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Moussaoui was a flight school washout

'He wasn't a good stick,' fellow student testifies

By Phil Hirschkorn
CNN

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ALEXANDRIA, Virginia (CNN) -- Zacarias Moussaoui couldn't keep a plane level, make turns or keep it on course up to FAA standards, his instructor at an Oklahoma flight school testified Thursday.

Government witnesses at the al Qaeda operative's sentencing trial have spent much of the past two days describing Moussaoui's poor flight school performance.

The jury will decide whether Moussaoui is executed or spends the rest of his life in prison for joining al Qaeda's conspiracy to crash hijacked planes into prominent buildings.

Moussaoui attended the Airman Flight School in Norman, Oklahoma, from February to May 2001.

Instructor Shahoaib Kassam testified Thursday that he found Moussaoui's skills "below average" after flying more than 50 hours with him.

Other students also recalled Moussaoui as a poor performer.

"That was a rumor around," said Pablo Hernandez, now a flight instructor himself. "He wasn't a good stick."

Moussaoui told Kassam he was training in the hope of becoming a private pilot for "wealthy friends in the Middle East."

He told other students that he had lined up a Lear jet job in Chicago or would pilot a private plane for a rich family in London, according to their testimony. None of the stories was true.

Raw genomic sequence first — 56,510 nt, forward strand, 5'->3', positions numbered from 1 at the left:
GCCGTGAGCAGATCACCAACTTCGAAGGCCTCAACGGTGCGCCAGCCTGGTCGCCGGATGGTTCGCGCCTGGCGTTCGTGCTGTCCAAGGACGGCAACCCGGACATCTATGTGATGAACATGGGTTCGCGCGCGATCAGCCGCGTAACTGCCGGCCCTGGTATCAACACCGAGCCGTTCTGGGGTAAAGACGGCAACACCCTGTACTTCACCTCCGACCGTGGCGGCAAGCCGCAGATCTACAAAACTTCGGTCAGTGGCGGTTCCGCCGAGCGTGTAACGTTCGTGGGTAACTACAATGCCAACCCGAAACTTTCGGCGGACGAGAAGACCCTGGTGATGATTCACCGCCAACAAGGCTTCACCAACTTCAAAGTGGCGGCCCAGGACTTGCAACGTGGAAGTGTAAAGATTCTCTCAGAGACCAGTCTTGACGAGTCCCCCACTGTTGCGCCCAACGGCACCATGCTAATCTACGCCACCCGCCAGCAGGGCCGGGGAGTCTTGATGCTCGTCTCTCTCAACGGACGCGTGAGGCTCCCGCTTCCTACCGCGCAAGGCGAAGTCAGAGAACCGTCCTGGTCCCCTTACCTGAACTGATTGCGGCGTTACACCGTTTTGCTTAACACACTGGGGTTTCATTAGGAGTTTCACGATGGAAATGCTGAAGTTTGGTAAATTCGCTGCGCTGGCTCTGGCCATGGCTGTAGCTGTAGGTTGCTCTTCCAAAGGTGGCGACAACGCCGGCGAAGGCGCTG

Moussaoui told Kassam, a Pakistani-born Muslim, that he ought to pray, like he did, five times a day, Kassam testified. Moussaoui later blamed Kassam for his failings, calling him "W.I." for "worst instructor," Kassam said.

"We grounded him," Airman admissions officer Brenda Keene told the jury. "We told him he needed to cease his flight training or pay more money."

Moussaoui said he needed to think about it.

"From that day, we never saw him again," Keene said

Instead, Moussaoui headed that summer to a flight school in Minnesota, where his actions almost immediately raised suspicion.

Moussaoui paid the bulk of the $8,300 flight simulator course fee with $100 bills.

With his cash payment and lack of experience, Moussaoui stood out from the beginning, testified Clancy Prevost, his instructor at Pan Am International Flight Academy in Eagan, Minnesota.

Prevost was assigned to give Moussaoui a classroom presentation on the Boeing 747 cockpit. It didn't take long for Prevost to realize it was a waste of time.

"He had no frame of reference whatsoever with a commercial airliner," Prevost testified. "After 15 minutes I said, 'Let's get lunch.' "

At lunch, Prevost said, Moussaoui rebuked him for asking about Islam.

Prevost said he asked Moussaoui, "Are you Muslim?"

"I am nothing!" Moussaoui answered, raising his voice.

Prevost said that's when it struck him that the school ought not to be helping Moussaoui achieve his stated goal of learning to fly from London's Heathrow Airport to John F. Kennedy Airport in New York City.

By the second day of instruction, Prevost urged the flight school's managers to conduct a background check on his student.

"We don't know anything about this guy, and we're teaching him how to throw the switches on a 747," Prevost recalled saying.

After hearing Prevost's anecdotes, Pan Am program managers Tim Nelson and Hugh Sims made separate calls on August 15 to the FBI's Minnesota field office, and Moussaoui was arrested. He was initially held on an immigration violation.

Moussaoui was indicted in December 2001, and last April admitted to taking part in the al Qaeda conspiracy to crash planes into buildings in the United States.

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